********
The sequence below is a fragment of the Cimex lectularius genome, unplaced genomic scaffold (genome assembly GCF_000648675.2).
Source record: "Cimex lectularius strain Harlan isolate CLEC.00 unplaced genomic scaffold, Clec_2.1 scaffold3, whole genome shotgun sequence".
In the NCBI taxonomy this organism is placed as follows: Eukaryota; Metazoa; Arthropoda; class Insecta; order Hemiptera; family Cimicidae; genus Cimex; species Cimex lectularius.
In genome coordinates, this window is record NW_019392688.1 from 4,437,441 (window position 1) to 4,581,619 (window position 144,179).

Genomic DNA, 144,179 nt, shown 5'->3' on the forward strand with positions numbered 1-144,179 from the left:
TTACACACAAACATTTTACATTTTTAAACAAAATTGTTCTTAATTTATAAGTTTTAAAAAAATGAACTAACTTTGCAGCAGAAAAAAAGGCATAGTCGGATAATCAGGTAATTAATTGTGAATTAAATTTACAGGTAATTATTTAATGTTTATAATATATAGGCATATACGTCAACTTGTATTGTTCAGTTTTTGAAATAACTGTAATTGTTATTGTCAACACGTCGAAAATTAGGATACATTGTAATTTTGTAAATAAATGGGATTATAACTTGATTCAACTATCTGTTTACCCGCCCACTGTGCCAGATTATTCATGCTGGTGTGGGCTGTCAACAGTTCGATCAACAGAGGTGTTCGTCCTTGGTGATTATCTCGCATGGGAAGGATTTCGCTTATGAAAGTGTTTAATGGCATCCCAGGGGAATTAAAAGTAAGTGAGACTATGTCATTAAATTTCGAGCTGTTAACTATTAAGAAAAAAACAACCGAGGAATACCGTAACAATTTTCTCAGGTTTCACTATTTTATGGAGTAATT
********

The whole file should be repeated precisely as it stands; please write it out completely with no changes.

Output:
The sequence below is a fragment of the Cimex lectularius genome, unplaced genomic scaffold (genome assembly GCF_000648675.2).
Source record: "Cimex lectularius strain Harlan isolate CLEC.00 unplaced genomic scaffold, Clec_2.1 scaffold3, whole genome shotgun sequence".
In the NCBI taxonomy this organism is placed as follows: Eukaryota; Metazoa; Arthropoda; class Insecta; order Hemiptera; family Cimicidae; genus Cimex; species Cimex lectularius.
In genome coordinates, this window is record NW_019392688.1 from 4,437,441 (window position 1) to 4,581,619 (window position 144,179).

Genomic DNA, 144,179 nt, shown 5'->3' on the forward strand with positions numbered 1-144,179 from the left:
TTACACACAAACATTTTACATTTTTAAACAAAATTGTTCTTAATTTATAAGTTTTAAAAAAATGAACTAACTTTGCAGCAGAAAAAAAGGCATAGTCGGATAATCAGGTAATTAATTGTGAATTAAATTTACAGGTAATTATTTAATGTTTATAATATATAGGCATATACGTCAACTTGTATTGTTCAGTTTTTGAAATAACTGTAATTGTTATTGTCAACACGTCGAAAATTAGGATACATTGTAATTTTGTAAATAAATGGGATTATAACTTGATTCAACTATCTGTTTACCCGCCCACTGTGCCAGATTATTCATGCTGGTGTGGGCTGTCAACAGTTCGATCAACAGAGGTGTTCGTCCTTGGTGATTATCTCGCATGGGAAGGATTTCGCTTATGAAAGTGTTTAATGGCATCCCAGGGGAATTAAAAGTAAGTGAGACTATGTCATTAAATTTCGAGCTGTTAACTATTAAGAAAAAAACAACCGAGGAATACCGTAACAATTTTCTCAGGTTTCACTATTTTATGGAGTAATT